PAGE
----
The Home Protection Scheme is an insurance scheme that is provided by the CPF Board and aims to safeguard HDB properties from being given up in the case of an inability to make monthly housing payments. It protects against mortgage foreclosures in the cases of total permanent disability (TPD), terminal illness (TI), or death, and hence allows the original owner and/or family members to continue staying at the property in the wake of difficult times by ensuring that monthly loan payments continue to be made.
Generally, new property owners will fill out the HPS application while they are applying for property financing through HDB or private banks; as part of this application they will fill out a health declaration form and if requested, undergo a medical examination to assess their suitability for the scheme coverage.
In the case that a claim must be made – that is, when the owner has suffered a TPD, TI, or death – how can this be done?
When can I file a claim?
As mentioned, in the cases of death, total permanent disability (TPD), or terminal illness (TI). To define these specifically, TPD and TI would refer to a condition certified by an accredited doctor where the patient will:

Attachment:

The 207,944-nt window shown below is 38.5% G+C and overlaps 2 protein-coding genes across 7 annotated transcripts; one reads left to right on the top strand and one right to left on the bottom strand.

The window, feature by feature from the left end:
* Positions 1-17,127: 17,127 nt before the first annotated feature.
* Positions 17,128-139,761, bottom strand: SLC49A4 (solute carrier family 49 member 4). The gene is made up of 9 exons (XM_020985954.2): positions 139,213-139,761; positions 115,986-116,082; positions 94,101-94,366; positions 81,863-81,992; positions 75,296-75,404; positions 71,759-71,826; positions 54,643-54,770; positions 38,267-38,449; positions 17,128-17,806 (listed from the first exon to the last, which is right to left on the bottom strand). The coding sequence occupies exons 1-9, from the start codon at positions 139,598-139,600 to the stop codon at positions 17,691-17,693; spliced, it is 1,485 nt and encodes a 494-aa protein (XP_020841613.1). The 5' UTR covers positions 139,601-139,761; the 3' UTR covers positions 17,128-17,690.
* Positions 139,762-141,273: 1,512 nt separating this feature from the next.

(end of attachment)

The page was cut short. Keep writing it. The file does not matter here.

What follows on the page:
- in TPD, be unable to work permanently or suffer the permanent loss of both eyes, both limbs, or an eye and a limb.
- in TI, pass away within 12 months due to illness
As of the time of writing, claims can only be made if the total permanent disability or terminal illness started on or after 1 May 2016.
Unfortunately, the claim application may be rejected if the member has committed suicide or self-harmed to cause TPD/TI/death. It will also be rejected in the cases where a member committed a crime that resulted in death, or if the member intentionally carried out a criminal act that resulted in TPD/TI/death and therefore warranted a claim. Lastly, it will also not apply if the claim resulted from wars, warlike operations, or riot participation.